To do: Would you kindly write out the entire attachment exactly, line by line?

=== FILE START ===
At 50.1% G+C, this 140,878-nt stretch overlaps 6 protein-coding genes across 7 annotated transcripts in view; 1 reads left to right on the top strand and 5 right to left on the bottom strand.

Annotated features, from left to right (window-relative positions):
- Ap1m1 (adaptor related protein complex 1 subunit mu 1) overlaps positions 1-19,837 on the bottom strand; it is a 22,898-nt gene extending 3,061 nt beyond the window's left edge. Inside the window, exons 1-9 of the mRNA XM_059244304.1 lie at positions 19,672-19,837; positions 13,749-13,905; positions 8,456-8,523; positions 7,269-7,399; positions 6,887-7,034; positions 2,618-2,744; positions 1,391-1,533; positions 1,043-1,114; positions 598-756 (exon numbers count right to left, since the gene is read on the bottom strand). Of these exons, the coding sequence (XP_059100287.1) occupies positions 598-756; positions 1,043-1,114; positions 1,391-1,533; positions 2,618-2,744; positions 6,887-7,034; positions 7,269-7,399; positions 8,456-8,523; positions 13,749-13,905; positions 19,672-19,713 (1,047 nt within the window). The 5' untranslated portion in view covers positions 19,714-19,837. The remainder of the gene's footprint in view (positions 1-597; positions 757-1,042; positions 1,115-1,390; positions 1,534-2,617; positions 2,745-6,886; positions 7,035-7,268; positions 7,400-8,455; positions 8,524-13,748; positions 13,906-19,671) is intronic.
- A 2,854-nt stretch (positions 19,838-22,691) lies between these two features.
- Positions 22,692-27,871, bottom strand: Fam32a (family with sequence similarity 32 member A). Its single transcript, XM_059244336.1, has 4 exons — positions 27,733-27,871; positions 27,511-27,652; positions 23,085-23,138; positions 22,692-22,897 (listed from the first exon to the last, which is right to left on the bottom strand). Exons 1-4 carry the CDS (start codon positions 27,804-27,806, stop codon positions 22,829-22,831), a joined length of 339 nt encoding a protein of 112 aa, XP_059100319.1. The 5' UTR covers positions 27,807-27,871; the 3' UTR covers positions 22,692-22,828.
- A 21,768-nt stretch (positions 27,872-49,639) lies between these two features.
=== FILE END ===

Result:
At 50.1% G+C, this 140,878-nt stretch overlaps 6 protein-coding genes across 7 annotated transcripts in view; 1 reads left to right on the top strand and 5 right to left on the bottom strand.

Annotated features, from left to right (window-relative positions):
- Ap1m1 (adaptor related protein complex 1 subunit mu 1) overlaps positions 1-19,837 on the bottom strand; it is a 22,898-nt gene extending 3,061 nt beyond the window's left edge. Inside the window, exons 1-9 of the mRNA XM_059244304.1 lie at positions 19,672-19,837; positions 13,749-13,905; positions 8,456-8,523; positions 7,269-7,399; positions 6,887-7,034; positions 2,618-2,744; positions 1,391-1,533; positions 1,043-1,114; positions 598-756 (exon numbers count right to left, since the gene is read on the bottom strand). Of these exons, the coding sequence (XP_059100287.1) occupies positions 598-756; positions 1,043-1,114; positions 1,391-1,533; positions 2,618-2,744; positions 6,887-7,034; positions 7,269-7,399; positions 8,456-8,523; positions 13,749-13,905; positions 19,672-19,713 (1,047 nt within the window). The 5' untranslated portion in view covers positions 19,714-19,837. The remainder of the gene's footprint in view (positions 1-597; positions 757-1,042; positions 1,115-1,390; positions 1,534-2,617; positions 2,745-6,886; positions 7,035-7,268; positions 7,400-8,455; positions 8,524-13,748; positions 13,906-19,671) is intronic.
- A 2,854-nt stretch (positions 19,838-22,691) lies between these two features.
- Positions 22,692-27,871, bottom strand: Fam32a (family with sequence similarity 32 member A). Its single transcript, XM_059244336.1, has 4 exons — positions 27,733-27,871; positions 27,511-27,652; positions 23,085-23,138; positions 22,692-22,897 (listed from the first exon to the last, which is right to left on the bottom strand). Exons 1-4 carry the CDS (start codon positions 27,804-27,806, stop codon positions 22,829-22,831), a joined length of 339 nt encoding a protein of 112 aa, XP_059100319.1. The 5' UTR covers positions 27,807-27,871; the 3' UTR covers positions 22,692-22,828.
- A 21,768-nt stretch (positions 27,872-49,639) lies between these two features.